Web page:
Doctors Notes:

Introducing Solid Foods  

Jeanne R. Poel

When can I start giving my baby solid foods? What type of food should I start giving? How much solid food should I offer every day? These are common questions for new parents and something that we are happy to discuss with you at your child’s visits. All children develop at different rates but in general most babies are ready for complementary foods sometime between 4-6 months of age.

Signs that your baby may be ready to try complementary foods include:

  • Good head and neck control- can your baby sit up straight in his/her high chair without support?
  • Loss of tongue thrust reflex- when you offer your baby a spoonful of food, does he/she push it right back out with their tongue and let it dribble down his/her chin? Or is he/she able to move the food to the back of their mouth and swallow it?
  • Interest in solid foods- does your baby watch you eagerly while you eat, grab for your food if it is within reach, or open their mouth if it comes their way?

What first foods should I offer?

When you first begin offering solid foods to your baby, the main purpose is to provide an extra dietary source of iron. During the last couple months of pregnancy, iron is transferred to the baby from mom through the placenta. Around 4-6 months of age, baby’s iron stores that they received from mom begin to run low and they need additional iron from their diet. For this reason, when you first offer solid foods, it is recommended to start with an iron rich food such as iron-fortified baby cereal (oatmeal, rice, barley) or a meat-containing puree. If offering rice cereal, it should be offered along with a variety of other cereals. The FDA recommends against offering infants only rice cereal because there is a risk of arsenic exposure. Dry baby cereals can be mixed with breastmilk, formula, or water. Single ingredient foods are preferred for first foods.

How should I go about offering it?

The first time you offer solid foods, start with a small amount (about half a spoonful). It may take several attempts before your baby figures out how to move the food from the spoon into their mouth and swallow. Follow your baby’s lead and if they close their mouth, turn their head away, or begin to cry, those may be signs that they are not interested. Never  force the food into your baby’s mouth as this has the potential to create a negative association with eating and set the stage for long-term problems with feeding. If your baby refuses solids the first time you try, just continue to breastfeed or bottlefeed and try solids again in a few days.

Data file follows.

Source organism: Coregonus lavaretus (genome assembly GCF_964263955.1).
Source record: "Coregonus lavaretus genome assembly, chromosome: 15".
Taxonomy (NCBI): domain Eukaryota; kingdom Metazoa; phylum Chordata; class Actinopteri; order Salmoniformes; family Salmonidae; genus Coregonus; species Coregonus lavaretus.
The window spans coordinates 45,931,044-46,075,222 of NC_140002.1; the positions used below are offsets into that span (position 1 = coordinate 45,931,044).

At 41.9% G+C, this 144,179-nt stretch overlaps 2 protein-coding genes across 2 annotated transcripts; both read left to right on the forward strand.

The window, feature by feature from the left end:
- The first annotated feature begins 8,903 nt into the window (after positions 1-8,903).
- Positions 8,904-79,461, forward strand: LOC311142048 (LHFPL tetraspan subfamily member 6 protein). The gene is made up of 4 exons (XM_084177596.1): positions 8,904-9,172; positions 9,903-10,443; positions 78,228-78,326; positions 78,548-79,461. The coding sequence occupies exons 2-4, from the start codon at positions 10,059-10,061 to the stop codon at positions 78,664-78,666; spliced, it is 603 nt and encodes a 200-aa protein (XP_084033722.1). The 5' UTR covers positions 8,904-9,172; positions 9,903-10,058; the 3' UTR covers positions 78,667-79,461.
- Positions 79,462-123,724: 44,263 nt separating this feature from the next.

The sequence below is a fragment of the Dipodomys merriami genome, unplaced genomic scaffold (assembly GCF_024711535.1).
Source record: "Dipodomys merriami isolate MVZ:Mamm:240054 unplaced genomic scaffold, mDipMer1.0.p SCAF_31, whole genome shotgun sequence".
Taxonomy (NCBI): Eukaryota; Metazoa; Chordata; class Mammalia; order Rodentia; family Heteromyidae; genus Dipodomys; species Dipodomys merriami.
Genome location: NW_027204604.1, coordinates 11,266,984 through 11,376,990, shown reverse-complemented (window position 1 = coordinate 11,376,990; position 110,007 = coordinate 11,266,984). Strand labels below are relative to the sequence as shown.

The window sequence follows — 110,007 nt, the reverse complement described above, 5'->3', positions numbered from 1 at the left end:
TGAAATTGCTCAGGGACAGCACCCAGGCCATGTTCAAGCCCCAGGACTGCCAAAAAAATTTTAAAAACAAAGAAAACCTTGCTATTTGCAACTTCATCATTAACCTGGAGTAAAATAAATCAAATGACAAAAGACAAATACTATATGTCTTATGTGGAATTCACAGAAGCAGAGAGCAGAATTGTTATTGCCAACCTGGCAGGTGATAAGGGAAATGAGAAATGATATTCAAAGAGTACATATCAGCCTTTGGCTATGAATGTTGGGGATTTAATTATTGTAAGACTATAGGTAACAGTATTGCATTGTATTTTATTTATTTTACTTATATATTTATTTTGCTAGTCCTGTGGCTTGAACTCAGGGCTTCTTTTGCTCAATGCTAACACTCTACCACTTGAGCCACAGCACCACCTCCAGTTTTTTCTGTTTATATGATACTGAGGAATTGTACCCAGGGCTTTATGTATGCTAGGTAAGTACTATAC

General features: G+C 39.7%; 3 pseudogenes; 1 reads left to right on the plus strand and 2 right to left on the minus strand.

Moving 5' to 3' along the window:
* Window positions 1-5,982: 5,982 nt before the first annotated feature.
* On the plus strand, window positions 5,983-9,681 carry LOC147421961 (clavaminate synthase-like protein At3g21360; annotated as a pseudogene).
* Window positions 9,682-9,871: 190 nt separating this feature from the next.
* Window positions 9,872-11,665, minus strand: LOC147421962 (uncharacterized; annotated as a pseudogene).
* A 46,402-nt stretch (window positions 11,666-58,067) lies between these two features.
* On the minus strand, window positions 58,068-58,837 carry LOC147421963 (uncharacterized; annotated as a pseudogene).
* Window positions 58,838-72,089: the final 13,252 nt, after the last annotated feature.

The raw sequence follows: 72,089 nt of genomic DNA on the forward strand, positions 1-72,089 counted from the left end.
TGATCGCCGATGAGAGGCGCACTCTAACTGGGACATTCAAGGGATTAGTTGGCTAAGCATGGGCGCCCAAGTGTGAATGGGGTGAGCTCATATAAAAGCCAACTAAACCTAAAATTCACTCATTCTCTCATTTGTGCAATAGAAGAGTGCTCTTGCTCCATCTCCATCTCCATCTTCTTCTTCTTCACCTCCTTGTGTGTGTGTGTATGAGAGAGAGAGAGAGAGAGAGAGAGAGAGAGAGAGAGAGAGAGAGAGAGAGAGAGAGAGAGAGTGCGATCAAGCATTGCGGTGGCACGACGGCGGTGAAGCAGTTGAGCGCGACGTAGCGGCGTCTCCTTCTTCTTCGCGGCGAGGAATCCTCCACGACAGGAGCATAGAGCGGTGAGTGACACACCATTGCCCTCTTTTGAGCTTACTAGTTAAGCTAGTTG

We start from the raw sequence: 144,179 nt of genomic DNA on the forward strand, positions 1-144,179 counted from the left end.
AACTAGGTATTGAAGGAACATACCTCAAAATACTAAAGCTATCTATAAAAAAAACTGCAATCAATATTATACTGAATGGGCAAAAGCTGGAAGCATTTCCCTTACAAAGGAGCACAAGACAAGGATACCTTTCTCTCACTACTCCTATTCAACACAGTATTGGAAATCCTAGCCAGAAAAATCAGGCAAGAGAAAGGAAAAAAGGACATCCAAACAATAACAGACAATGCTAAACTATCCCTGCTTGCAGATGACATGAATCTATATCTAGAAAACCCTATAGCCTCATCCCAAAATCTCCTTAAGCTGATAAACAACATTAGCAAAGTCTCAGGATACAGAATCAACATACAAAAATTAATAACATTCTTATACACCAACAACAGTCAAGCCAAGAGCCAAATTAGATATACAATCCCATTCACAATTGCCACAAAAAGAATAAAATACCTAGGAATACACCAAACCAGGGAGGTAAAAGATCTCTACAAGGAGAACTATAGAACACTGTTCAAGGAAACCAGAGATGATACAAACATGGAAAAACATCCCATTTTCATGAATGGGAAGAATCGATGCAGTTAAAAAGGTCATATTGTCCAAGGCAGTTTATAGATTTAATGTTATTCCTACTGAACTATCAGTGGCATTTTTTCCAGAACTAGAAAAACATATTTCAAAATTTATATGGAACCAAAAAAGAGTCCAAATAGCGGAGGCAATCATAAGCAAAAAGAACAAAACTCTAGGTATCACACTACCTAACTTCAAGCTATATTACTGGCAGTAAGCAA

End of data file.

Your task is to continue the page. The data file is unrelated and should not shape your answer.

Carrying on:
How do I introduce more variety? What about highly allergenic foods?

Once your baby is taking their first food well, you may add in pureed vegetables and fruits. In general, it is a good idea to wait 3 to 5 days in between each new food you introduce to make sure your child can tolerate each food. The foods that tend to cause more food allergies are eggs, fish, peanut butter, and tree nut butters. These can be introduced after your baby tolerates their first foods well. Waiting to introduce these highly allergenic foods has shown no benefit in reducing the chance of your child developing a food allergy. As your baby tolerates individual food purees well, you can introduce combinations of the foods they have tolerated (fruit and cereal, meat and vegetable).  If there is a family history of food allergy discuss when to introduce allergenic foods with your health care provider.

Are there any foods I should not give my baby?

There are certain foods you should avoid giving to your baby. Specifically, you should not give your baby whole cow’s milk before 1 year of age because their gastrointestinal tract and kidneys are not mature enough yet. It is also recommended to avoid honey before 1 year of age due to the association between the consumption of raw honey and the development of infant botulism (a severe paralysis syndrome). Foods that can be choking hazards should also be avoided (i.e. hard, round foods such as nuts, grapes, round carrots).

How much should I offer?

When you first start solids, the main purpose is to teach your baby how to eat off a spoon and to introduce new flavors and textures. You may offer solids 1-3 times a day. Initially it might just be a couple of spoonfuls in one sitting. As your baby gets closer to 7-9 months of age they might eat an entire jar of baby food in one sitting. The majority of their nutrition should still come from breast milk or formula until they are getting closer to 12 months of age. To encourage this, always offer breast milk or formula first and solids second. Around 12 months of age most babies are getting about half of their daily calories from solids.

When can I offer finger foods?

Once they are eating thin purees well, you can advance to thicker purees and soft, easily mashed foods. Around 8-10 months of age most babies have developed the ability to pick up finger foods and feed themselves. Self-feeding should be encouraged although they may need a combination of self-feeding and spoon-feeding to ensure they get enough calories until they are proficient at self-feeding.


Other excellent resources for feeding solid foods to your child include the following:

For questions about arsenic in rice cereal, please visit the FDA’s website which has answers to most common questions about this topic: